Australia is a fairly cheap country to travel around, particularly when taking into account the quality of hostel accommodation. However prices can come as a shock if you’ve arrived here after a couple of months on the road in Asia.
Work out your daily budget by tripling your accommodation cost. Multiply this by the number of days you’re planning on travelling, and add the cost of your airfare and bus/travel passes and you should get a pretty good idea of the costs of travelling around Australia.
You should be able to save some money by cooking all your own meals and not drinking alcohol, however there are lots of easy ways to blow through a wad of cash such as a few big nights out on the town or adventure activities such as scuba diving, bungee jumping or white water rafting.
Travellers’ cheques used to be the best way to carry travel money, but they’re not as common now that ATMs and credit cards are so widespread.
It is worthwhile taking some of your money as travellers’ cheques since it is a great backup if you lose your wallet with all your credit cards or if you arrive to discover that your cash card won’t work in the ATM.
The beauty of travellers’ cheques is that they can be replaced if they’re lost or stolen. It helps if you keep a record of your travellers’ cheque numbers in a safe place, preferably a copy with you (but not with your cheques) and another copy at home (or somewhere where someone can fax them to you if you need to make a claim for lost cheques).
Many travellers buy travellers cheques in British pounds, euros or US dollars, which is fine if you’re travelling through lots of different countries. However travellers’ cheques in Australian dollars have the advantage of being able to be used as an alternative to cash as long as you can find someone willing to accept them.
If you bring travellers’ cheques with you, make sure that you sign them when you buy them, but do not countersign them until you are ready to cash them. You may also need to have identification such as your passport with you when you cash your cheques.
The most widely accepted brands of travellers’ cheques are American Express, Thomas Cook and Visa. Don’t travel with anything else as many people will not recognise or accept them.
Plastic is the preferred way to access your cash while you're on the road and most cards are widely accepted throughout Australia.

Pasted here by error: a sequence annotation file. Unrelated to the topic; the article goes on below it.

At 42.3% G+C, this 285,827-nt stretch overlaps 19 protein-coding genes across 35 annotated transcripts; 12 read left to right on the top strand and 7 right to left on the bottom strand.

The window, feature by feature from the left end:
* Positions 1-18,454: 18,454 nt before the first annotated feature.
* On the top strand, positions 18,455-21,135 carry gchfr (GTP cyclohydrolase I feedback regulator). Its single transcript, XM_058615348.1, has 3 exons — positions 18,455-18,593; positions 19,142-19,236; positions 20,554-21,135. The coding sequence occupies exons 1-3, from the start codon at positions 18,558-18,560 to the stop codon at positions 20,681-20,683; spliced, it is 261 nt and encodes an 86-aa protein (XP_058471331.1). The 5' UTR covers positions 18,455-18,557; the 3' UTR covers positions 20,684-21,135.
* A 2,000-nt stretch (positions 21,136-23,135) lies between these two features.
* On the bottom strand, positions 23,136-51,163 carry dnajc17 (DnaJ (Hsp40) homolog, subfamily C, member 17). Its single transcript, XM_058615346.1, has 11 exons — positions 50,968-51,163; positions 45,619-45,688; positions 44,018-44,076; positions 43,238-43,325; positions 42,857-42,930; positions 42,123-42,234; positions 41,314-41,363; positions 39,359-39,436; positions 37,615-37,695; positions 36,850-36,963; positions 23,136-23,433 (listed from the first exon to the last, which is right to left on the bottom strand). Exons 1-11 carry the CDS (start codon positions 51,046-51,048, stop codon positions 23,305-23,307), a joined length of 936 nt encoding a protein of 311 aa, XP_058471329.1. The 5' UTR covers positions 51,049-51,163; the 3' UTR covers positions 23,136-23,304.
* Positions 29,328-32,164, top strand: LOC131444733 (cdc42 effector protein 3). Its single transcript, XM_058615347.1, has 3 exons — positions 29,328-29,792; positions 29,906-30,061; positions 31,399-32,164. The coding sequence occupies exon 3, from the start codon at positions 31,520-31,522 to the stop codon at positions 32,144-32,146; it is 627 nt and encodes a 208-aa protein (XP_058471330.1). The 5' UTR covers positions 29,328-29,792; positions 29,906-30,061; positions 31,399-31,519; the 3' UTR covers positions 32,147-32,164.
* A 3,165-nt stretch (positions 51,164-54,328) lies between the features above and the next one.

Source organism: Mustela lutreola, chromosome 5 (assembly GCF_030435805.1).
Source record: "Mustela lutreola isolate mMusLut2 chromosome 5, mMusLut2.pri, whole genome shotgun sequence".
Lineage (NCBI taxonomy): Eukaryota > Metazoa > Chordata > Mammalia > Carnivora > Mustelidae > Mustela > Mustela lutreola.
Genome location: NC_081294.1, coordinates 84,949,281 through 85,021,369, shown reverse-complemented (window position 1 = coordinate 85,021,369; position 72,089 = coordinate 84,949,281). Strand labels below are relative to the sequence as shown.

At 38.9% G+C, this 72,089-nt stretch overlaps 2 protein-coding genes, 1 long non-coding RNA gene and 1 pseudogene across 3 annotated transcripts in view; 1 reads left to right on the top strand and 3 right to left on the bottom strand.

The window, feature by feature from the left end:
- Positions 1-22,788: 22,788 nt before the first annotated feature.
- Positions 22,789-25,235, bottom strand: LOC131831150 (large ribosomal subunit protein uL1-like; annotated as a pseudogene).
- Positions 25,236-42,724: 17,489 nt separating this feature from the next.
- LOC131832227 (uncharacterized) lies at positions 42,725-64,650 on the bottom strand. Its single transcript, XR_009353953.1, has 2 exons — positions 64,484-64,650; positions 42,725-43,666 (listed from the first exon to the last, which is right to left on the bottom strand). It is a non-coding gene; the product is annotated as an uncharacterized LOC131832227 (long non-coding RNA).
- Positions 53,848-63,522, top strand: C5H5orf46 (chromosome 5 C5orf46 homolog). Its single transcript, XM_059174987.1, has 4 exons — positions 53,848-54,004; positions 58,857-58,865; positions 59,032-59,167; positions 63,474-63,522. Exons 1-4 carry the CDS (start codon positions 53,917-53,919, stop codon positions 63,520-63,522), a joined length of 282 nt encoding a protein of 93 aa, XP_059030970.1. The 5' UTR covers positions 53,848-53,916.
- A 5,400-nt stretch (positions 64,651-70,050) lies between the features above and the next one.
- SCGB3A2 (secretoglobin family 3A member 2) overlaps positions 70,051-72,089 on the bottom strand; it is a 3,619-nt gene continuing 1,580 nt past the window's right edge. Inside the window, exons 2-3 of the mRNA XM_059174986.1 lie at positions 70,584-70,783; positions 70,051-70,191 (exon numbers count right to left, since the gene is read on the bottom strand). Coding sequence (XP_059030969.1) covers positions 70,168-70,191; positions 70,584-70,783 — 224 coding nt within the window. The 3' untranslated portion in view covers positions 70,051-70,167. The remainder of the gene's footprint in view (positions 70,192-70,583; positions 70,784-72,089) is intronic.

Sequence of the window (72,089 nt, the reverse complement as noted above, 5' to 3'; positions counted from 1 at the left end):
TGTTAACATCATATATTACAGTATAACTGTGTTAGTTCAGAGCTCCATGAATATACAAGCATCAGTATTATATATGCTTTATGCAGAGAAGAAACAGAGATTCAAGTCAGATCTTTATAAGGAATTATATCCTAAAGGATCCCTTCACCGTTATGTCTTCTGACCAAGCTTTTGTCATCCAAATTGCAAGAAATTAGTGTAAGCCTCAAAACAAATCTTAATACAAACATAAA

There are several types of cards, each with their advantages. Most travellers have at least one credit card, and also a card to draw cash from an ATM (either from an account at home or from an Australian bank account).
Credit cards are great for getting out of trouble and are often tied to a frequent flyer programme. One of the main advantages of credit cards is the favourable currency exchange rate as well the freedom to spend more money than you have. Of course this spending can get out of hand and you’ll end up paying for it later on.
The most useful cards in Australia are MasterCard and Visa, followed by American Express and Diners Club. In tourist areas you may find some places that accept JCB and - occasionally - UnionPay cards, but Discover card is not accepted in Australia.
Most credit cards can be replaced quickly if they are lost or stolen. Call one of the following numbers if you need a new card:
Tel 1300 132 639
Tel 1300 360 060
Tel 1800 120 113
Tel 1800 450 346
ATM cards are a popular way to access your cash, particularly if your card is part of an international network allowing you to use Australian Automatic Teller Machines (ATMs). If the bank that issued your card is part of the Plus, Cirrus or Visa networks you should find plenty of ATMs in Australia where you can withdraw money.
Despite the favourable exchange rate and the ease of drawing your money from a cash dispenser, there are sometimes problems using your cash card abroad. Before leaving home you should check with your bank whether it is possible to use your card in Australia. In some cases you may need to change your PIN or even have a new card issued.
Cards issued by Australian banks are a lot more useful, working in virtually all ATMs and also at EFTPOS terminals in most shops, hotels, service stations and pubs.